The Paris 2024 opening ceremony rehearsals have been delayed. GETTY IMAGES

Paris Olympics organisers have postponed the rehearsal of the opening ceremony on the Seine for the second time due to high water levels.

The river, a central element and highlight of this year's Games, has been affected by a stormy May, leading to the cancellation of the 27 May rehearsal after an earlier one on 8 April. "It will take place when the weather conditions allow for it," officials told AFP.

The Paris Olympics are scheduled to open on 26 July with a boat parade on the Seine, marking the first time a Summer Olympics will kick off outside a traditional athletics stadium. However, the ambitious plan is considered high-risk. The Seine is also set to host open-water swimming and triathlon events during the 26 July until 11 August Games, contingent upon reducing pollution to safe levels in time for the athletes' arrival in just over 60 days.

Officials have repeatedly cautioned that heavy rainstorms before or during the Games could overwhelm Paris's sewer system, potentially causing discharges of untreated sewage into the river. Recent data collected by the water charity Surfrider in mid-May revealed E.Coli bacteria levels exceeding the authorised limit by more than four times, indicating significant human waste contamination.

The River Seine opening ceremony was postponed once against due to high water levels. GETTY IMAGES
The River Seine opening ceremony was postponed once against due to high water levels. GETTY IMAGES

Paris authorities and Olympic organisers assure that new infrastructure, including a wastewater treatment plant and a rainwater storage facility, will be operational by the start of the Games. Cleaning up the Seine is considered a key legacy of the Paris Games, with Mayor Anne Hidalgo promising three public bathing areas for locals next year.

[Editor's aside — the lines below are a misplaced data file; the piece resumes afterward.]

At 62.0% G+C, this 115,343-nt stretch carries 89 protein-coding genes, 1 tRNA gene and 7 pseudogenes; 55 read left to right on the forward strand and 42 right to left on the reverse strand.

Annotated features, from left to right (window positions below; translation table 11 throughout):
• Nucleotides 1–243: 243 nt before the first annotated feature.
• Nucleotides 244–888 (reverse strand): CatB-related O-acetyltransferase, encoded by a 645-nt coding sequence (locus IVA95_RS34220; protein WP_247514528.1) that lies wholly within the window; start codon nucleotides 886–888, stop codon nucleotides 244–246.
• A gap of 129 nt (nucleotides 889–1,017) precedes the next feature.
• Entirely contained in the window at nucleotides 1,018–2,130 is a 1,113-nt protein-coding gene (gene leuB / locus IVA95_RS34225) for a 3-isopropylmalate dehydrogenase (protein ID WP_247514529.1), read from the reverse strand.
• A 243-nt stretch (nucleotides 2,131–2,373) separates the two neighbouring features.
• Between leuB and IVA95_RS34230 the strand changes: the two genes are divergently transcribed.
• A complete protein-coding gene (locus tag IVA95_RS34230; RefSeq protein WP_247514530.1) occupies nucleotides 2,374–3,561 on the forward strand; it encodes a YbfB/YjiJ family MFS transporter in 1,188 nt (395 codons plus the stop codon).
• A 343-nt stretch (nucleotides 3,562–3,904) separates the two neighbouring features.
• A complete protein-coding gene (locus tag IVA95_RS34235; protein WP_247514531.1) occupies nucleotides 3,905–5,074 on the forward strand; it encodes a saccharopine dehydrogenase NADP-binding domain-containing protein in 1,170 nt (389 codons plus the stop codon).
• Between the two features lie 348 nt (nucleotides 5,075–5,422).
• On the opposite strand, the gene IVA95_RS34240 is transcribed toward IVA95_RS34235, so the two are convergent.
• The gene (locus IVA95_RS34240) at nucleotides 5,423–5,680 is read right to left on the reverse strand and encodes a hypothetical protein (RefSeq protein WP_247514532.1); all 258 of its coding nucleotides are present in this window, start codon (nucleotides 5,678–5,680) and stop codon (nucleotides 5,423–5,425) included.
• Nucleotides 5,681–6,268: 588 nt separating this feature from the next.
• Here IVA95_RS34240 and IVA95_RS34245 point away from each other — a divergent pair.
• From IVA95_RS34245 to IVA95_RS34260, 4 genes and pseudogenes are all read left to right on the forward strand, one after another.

A new poll released on Tuesday has added to the organisers' concerns, showing a significant drop in the percentage of French people planning to follow the Games. Only 51 percent of respondents surveyed by Toluna Harris Interactive said they intend to watch the events, down eight points since January and significantly lower than interest levels in other regions.

In contrast, 71 percent of respondents in Japan and South Korea, and 68 percent of Americans and Europeans, expressed plans to follow the Games. Paris 2024 organisers maintain that pre-Games anxiety and negative media coverage are common in host countries. They remain optimistic that the "iconic" locations across the French capital, along with domestic sporting achievements, will inspire enthusiasm and national pride once the Games commence.